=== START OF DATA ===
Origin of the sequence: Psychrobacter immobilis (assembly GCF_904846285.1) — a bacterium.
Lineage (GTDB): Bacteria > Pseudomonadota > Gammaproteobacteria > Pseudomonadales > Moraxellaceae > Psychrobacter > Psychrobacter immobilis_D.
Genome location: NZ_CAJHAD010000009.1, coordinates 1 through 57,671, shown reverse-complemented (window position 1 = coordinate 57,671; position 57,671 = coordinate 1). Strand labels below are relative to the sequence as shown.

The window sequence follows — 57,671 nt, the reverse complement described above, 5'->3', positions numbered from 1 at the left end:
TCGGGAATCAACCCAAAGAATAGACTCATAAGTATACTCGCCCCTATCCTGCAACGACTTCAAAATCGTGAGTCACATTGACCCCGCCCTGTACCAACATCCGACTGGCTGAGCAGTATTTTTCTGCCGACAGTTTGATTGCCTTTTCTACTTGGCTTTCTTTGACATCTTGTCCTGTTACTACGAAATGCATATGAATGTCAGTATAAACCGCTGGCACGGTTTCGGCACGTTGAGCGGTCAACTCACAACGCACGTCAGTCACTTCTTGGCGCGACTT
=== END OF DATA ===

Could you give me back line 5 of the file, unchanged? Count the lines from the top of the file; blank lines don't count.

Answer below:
TCGGGAATCAACCCAAAGAATAGACTCATAAGTATACTCGCCCCTATCCTGCAACGACTTCAAAATCGTGAGTCACATTGACCCCGCCCTGTACCAACATCCGACTGGCTGAGCAGTATTTTTCTGCCGACAGTTTGATTGCCTTTTCTACTTGGCTTTCTTTGACATCTTGTCCTGTTACTACGAAATGCATATGAATGTCAGTATAAACCGCTGGCACGGTTTCGGCACGTTGAGCGGTCAACTCACAACGCACGTCAGTCACTTCTTGGCGCGACTT